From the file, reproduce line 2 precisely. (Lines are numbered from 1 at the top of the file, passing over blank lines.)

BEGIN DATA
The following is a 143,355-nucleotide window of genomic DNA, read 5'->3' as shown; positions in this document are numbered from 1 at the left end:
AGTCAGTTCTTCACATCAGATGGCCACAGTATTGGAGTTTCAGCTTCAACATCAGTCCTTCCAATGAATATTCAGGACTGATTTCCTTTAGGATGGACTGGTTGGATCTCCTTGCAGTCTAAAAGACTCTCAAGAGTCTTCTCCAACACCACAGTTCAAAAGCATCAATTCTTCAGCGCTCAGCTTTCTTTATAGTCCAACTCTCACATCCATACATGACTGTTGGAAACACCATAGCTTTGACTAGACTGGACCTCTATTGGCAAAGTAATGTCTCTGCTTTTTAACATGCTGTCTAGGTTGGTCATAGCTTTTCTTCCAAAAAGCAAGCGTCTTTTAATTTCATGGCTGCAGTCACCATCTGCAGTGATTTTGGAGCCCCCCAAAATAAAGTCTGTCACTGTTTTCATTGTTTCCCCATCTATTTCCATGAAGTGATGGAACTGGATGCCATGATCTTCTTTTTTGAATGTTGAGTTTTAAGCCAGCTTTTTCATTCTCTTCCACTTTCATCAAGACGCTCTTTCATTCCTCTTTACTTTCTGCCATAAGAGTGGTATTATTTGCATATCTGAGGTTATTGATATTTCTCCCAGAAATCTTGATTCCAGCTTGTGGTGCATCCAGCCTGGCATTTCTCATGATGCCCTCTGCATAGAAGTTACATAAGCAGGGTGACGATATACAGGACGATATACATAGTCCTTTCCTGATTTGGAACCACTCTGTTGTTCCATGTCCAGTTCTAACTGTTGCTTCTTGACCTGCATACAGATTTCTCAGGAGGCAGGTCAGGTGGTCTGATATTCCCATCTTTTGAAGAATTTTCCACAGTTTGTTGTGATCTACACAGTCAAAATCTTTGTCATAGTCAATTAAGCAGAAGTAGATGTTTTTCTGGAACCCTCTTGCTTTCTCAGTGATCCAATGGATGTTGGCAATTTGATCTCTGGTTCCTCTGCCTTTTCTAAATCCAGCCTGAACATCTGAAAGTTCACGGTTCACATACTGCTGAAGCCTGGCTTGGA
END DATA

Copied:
AGTCAGTTCTTCACATCAGATGGCCACAGTATTGGAGTTTCAGCTTCAACATCAGTCCTTCCAATGAATATTCAGGACTGATTTCCTTTAGGATGGACTGGTTGGATCTCCTTGCAGTCTAAAAGACTCTCAAGAGTCTTCTCCAACACCACAGTTCAAAAGCATCAATTCTTCAGCGCTCAGCTTTCTTTATAGTCCAACTCTCACATCCATACATGACTGTTGGAAACACCATAGCTTTGACTAGACTGGACCTCTATTGGCAAAGTAATGTCTCTGCTTTTTAACATGCTGTCTAGGTTGGTCATAGCTTTTCTTCCAAAAAGCAAGCGTCTTTTAATTTCATGGCTGCAGTCACCATCTGCAGTGATTTTGGAGCCCCCCAAAATAAAGTCTGTCACTGTTTTCATTGTTTCCCCATCTATTTCCATGAAGTGATGGAACTGGATGCCATGATCTTCTTTTTTGAATGTTGAGTTTTAAGCCAGCTTTTTCATTCTCTTCCACTTTCATCAAGACGCTCTTTCATTCCTCTTTACTTTCTGCCATAAGAGTGGTATTATTTGCATATCTGAGGTTATTGATATTTCTCCCAGAAATCTTGATTCCAGCTTGTGGTGCATCCAGCCTGGCATTTCTCATGATGCCCTCTGCATAGAAGTTACATAAGCAGGGTGACGATATACAGGACGATATACATAGTCCTTTCCTGATTTGGAACCACTCTGTTGTTCCATGTCCAGTTCTAACTGTTGCTTCTTGACCTGCATACAGATTTCTCAGGAGGCAGGTCAGGTGGTCTGATATTCCCATCTTTTGAAGAATTTTCCACAGTTTGTTGTGATCTACACAGTCAAAATCTTTGTCATAGTCAATTAAGCAGAAGTAGATGTTTTTCTGGAACCCTCTTGCTTTCTCAGTGATCCAATGGATGTTGGCAATTTGATCTCTGGTTCCTCTGCCTTTTCTAAATCCAGCCTGAACATCTGAAAGTTCACGGTTCACATACTGCTGAAGCCTGGCTTGGA